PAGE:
David Valadez wrote:
For those that like to clearly separate "real fighting" from Budo - not seeing it as I described above and as you are understanding it yourself - the questions still remain: How can we do that? Why should we do that? Do we lose anything by doing that?
Well, yeah, I do think that you can separate the two. But then I compare it to separating the physical study of Aikido to the physical & spiritual study of Aikido. One can get very good at Aikido just by being understanding the purely physical side of Aikido. And one can get very good by understanding the physical & spiritual side of Aikido. Let me try this example. I hope that you've heard Fleetwood Mac sing The Chain. Back when they first recorded it, they were going through some tough times. Listening to that song, you can almost feel them pouring their soul into it. A few years ago, they re-recorded the song. While the mechanics are there, the beat is there, the words are there, it's a rather lifeless song. So, technically, they were good at playing the song. But, they did not get close to how good they were at the original.
Or take someone who knows how to play an instrument by rote. Sure, they can become good at it. Sure, they can play a blues song, but bring someone along who can play as good but with some soul/spirit into it and it is a whole new level.
This doesn't invalidate the purely physical aspect of learning. I think we all hit this type of learning. I think there are some very good and competent people out there who are a genius at the physical learning. I just think some go beyond it with the spiritual aspect. But that's me. And that's how I view separating the two. The UFC, UMA, etc, to me, are the purely physical aspect and thus can be separated from Budo training.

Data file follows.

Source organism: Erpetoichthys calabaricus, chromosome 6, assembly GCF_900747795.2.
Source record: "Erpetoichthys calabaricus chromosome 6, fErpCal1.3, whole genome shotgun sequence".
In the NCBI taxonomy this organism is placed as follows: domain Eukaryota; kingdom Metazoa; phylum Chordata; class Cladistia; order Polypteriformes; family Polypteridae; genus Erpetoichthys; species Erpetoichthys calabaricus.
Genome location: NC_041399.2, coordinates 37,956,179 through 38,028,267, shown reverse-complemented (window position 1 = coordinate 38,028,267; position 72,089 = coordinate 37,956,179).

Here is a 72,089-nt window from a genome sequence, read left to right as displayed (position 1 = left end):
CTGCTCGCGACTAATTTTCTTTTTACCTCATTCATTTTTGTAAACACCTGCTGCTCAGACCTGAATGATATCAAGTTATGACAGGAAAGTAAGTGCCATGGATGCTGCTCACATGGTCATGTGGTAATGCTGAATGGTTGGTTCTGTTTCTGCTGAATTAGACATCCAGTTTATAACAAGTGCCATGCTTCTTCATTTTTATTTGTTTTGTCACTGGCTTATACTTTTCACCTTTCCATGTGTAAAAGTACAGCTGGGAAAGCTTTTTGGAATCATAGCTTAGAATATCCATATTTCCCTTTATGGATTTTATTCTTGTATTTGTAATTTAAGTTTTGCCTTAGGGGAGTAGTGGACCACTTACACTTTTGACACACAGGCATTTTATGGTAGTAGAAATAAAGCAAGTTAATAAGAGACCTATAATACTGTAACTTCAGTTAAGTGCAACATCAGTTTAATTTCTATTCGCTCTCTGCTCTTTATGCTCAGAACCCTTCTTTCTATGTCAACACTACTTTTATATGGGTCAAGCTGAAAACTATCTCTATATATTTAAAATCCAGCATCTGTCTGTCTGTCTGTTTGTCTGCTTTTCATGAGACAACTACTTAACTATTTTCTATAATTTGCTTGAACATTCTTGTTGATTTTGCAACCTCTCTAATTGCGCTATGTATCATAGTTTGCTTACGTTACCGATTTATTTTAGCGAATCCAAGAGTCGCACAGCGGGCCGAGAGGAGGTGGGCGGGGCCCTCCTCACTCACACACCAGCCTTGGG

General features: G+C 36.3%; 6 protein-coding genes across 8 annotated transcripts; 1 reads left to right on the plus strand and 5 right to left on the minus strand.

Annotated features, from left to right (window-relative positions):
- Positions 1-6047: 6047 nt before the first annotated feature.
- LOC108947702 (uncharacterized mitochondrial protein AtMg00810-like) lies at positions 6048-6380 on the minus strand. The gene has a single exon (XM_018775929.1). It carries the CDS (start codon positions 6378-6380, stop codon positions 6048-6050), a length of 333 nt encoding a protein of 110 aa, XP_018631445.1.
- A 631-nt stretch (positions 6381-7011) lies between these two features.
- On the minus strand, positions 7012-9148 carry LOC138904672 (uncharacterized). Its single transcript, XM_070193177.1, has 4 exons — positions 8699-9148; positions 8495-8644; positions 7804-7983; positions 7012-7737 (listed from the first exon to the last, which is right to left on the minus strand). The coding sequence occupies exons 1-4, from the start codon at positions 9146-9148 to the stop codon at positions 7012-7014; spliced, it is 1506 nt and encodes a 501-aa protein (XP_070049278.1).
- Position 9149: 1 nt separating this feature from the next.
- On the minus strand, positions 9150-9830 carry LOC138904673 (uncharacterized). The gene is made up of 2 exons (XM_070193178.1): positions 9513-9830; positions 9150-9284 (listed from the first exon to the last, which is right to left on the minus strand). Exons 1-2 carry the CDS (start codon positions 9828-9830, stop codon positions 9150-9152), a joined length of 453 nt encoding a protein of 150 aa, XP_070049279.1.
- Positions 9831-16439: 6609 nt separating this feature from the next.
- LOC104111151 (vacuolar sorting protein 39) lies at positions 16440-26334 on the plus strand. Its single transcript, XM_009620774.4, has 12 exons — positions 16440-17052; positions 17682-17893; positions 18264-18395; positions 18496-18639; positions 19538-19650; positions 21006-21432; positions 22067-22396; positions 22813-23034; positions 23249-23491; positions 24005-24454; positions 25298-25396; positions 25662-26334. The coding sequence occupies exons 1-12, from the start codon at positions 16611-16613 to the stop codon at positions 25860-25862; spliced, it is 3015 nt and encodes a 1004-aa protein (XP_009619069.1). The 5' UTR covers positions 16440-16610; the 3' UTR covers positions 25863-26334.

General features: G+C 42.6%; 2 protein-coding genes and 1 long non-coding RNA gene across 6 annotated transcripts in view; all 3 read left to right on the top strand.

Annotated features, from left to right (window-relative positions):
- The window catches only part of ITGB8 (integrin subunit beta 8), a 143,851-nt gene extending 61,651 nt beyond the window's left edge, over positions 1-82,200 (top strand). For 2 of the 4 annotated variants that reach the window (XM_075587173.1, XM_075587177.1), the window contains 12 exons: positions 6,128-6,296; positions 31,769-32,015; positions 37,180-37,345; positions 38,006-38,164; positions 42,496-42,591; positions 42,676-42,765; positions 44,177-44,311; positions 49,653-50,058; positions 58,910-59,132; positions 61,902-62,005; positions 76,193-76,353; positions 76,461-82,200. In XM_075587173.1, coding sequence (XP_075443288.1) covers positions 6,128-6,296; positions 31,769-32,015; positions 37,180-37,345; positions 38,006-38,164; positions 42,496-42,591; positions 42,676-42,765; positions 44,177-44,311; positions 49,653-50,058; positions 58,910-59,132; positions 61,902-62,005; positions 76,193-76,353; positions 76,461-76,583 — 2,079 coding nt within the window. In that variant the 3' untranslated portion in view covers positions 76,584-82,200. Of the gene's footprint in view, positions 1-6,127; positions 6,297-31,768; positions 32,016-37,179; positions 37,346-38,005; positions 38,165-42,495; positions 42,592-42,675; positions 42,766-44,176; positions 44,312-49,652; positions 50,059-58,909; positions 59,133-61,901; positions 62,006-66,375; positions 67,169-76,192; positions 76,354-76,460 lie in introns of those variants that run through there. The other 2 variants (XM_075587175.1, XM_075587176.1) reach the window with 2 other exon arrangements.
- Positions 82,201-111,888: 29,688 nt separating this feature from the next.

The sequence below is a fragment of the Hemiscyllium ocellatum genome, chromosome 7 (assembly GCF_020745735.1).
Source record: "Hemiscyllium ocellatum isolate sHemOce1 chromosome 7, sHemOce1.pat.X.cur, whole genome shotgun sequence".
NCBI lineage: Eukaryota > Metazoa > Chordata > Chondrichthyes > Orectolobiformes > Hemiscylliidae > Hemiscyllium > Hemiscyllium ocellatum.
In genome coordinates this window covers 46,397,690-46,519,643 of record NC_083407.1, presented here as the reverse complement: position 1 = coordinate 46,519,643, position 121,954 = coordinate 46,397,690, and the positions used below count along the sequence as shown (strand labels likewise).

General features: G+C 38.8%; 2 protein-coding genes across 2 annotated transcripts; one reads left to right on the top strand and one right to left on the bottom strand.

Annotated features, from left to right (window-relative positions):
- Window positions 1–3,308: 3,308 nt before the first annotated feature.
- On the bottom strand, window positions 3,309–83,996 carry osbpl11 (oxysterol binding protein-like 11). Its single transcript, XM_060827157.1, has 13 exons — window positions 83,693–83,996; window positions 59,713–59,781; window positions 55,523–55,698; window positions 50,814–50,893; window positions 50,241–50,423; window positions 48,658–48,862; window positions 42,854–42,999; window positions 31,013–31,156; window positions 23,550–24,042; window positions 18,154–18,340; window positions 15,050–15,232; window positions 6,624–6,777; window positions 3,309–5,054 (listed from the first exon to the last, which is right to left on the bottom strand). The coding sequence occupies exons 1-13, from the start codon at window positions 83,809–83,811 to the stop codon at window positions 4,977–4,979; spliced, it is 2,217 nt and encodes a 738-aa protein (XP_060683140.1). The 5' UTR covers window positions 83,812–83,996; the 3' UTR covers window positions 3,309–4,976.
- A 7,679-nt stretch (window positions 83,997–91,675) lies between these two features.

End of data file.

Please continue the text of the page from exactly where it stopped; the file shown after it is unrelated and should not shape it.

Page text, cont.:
How do we do it? Sparring, competing, contests for prizes.
Why should we do it? Because some people want to do that. It's why we have sports and competitions, etc. It's just another venue.
Do we lose anything by doing that? No, I don't believe we do. If you're in it for "real fighting", then you train for it and maybe somewhere along the road, you start picking up Budo. If not, you're still happy. If you train Budo, maybe somewhere along the road you pick up "real fighting". If not, you're still happy. But, I see it as an individual choice and even that can change over time. If someone was 18 and took Karate and Gracie and was in the UFC, they would almost have to learn something. When they're 40 and switch to Aikido (for whatever reason), they have a background in something which they can apply to Aikido. Nothing really lost. At least IMO.